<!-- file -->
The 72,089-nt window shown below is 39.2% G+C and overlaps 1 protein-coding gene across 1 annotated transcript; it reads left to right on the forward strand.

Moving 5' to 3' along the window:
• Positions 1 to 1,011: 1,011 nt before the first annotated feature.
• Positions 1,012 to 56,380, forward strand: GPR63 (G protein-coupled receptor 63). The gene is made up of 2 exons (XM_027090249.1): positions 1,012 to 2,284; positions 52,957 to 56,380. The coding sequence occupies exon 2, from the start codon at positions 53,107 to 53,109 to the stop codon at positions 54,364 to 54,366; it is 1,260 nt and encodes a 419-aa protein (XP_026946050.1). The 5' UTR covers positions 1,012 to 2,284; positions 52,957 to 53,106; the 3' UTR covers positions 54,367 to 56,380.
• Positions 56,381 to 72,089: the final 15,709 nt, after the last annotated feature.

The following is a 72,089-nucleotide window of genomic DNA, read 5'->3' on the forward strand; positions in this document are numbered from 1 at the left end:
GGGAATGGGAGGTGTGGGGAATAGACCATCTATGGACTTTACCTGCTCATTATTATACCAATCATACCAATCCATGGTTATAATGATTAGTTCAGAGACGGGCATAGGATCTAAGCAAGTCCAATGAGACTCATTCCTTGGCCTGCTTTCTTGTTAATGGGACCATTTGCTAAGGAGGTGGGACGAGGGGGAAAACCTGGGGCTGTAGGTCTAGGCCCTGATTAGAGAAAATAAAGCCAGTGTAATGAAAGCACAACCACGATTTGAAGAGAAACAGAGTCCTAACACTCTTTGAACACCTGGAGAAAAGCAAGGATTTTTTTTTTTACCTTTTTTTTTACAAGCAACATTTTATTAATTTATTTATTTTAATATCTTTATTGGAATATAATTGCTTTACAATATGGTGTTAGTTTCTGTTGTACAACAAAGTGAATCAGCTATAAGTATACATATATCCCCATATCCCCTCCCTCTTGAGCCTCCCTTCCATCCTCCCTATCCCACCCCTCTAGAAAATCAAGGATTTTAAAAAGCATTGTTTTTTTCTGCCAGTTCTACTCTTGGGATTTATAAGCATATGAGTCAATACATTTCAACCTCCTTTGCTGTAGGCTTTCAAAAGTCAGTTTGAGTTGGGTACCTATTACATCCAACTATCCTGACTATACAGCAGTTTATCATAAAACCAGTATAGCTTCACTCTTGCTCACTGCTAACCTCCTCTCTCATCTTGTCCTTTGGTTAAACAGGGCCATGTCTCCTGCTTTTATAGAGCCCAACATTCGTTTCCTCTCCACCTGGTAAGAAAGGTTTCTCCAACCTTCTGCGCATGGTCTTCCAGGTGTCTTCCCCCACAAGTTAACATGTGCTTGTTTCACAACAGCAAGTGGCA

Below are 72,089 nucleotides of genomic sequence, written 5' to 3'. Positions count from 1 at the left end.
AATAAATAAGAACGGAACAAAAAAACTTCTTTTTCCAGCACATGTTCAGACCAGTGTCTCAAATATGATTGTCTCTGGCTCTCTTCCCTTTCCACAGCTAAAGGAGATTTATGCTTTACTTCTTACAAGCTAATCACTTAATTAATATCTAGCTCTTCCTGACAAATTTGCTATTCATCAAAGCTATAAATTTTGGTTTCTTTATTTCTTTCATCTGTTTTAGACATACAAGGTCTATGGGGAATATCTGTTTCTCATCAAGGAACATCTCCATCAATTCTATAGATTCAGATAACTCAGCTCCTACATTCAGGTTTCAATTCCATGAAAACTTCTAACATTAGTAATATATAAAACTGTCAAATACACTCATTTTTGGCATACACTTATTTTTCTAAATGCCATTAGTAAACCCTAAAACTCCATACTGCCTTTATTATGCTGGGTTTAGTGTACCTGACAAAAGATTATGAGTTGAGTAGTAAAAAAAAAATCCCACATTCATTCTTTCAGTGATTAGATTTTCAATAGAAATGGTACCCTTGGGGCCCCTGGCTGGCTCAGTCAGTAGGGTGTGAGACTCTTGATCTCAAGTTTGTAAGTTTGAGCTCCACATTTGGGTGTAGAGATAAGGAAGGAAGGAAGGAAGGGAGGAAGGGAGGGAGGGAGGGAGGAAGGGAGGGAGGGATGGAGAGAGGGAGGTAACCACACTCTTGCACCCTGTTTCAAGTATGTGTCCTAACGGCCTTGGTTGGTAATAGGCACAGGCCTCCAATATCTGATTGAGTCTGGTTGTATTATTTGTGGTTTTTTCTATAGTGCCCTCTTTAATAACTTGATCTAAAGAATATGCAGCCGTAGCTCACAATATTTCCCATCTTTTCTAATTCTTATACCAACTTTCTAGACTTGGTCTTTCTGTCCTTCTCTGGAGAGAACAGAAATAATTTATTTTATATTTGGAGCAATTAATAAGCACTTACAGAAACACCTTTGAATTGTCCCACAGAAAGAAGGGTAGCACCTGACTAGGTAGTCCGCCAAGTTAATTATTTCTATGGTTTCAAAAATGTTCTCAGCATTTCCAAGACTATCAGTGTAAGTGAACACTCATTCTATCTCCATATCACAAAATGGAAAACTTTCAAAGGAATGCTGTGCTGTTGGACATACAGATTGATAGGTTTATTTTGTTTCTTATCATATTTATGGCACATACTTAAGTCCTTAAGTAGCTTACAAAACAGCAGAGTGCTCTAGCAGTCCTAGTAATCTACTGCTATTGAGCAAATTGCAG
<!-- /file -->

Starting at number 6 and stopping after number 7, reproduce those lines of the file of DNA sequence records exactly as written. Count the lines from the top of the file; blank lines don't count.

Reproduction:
The following is a 72,089-nucleotide window of genomic DNA, read 5'->3' on the forward strand; positions in this document are numbered from 1 at the left end:
GGGAATGGGAGGTGTGGGGAATAGACCATCTATGGACTTTACCTGCTCATTATTATACCAATCATACCAATCCATGGTTATAATGATTAGTTCAGAGACGGGCATAGGATCTAAGCAAGTCCAATGAGACTCATTCCTTGGCCTGCTTTCTTGTTAATGGGACCATTTGCTAAGGAGGTGGGACGAGGGGGAAAACCTGGGGCTGTAGGTCTAGGCCCTGATTAGAGAAAATAAAGCCAGTGTAATGAAAGCACAACCACGATTTGAAGAGAAACAGAGTCCTAACACTCTTTGAACACCTGGAGAAAAGCAAGGATTTTTTTTTTTACCTTTTTTTTTACAAGCAACATTTTATTAATTTATTTATTTTAATATCTTTATTGGAATATAATTGCTTTACAATATGGTGTTAGTTTCTGTTGTACAACAAAGTGAATCAGCTATAAGTATACATATATCCCCATATCCCCTCCCTCTTGAGCCTCCCTTCCATCCTCCCTATCCCACCCCTCTAGAAAATCAAGGATTTTAAAAAGCATTGTTTTTTTCTGCCAGTTCTACTCTTGGGATTTATAAGCATATGAGTCAATACATTTCAACCTCCTTTGCTGTAGGCTTTCAAAAGTCAGTTTGAGTTGGGTACCTATTACATCCAACTATCCTGACTATACAGCAGTTTATCATAAAACCAGTATAGCTTCACTCTTGCTCACTGCTAACCTCCTCTCTCATCTTGTCCTTTGGTTAAACAGGGCCATGTCTCCTGCTTTTATAGAGCCCAACATTCGTTTCCTCTCCACCTGGTAAGAAAGGTTTCTCCAACCTTCTGCGCATGGTCTTCCAGGTGTCTTCCCCCACAAGTTAACATGTGCTTGTTTCACAACAGCAAGTGGCA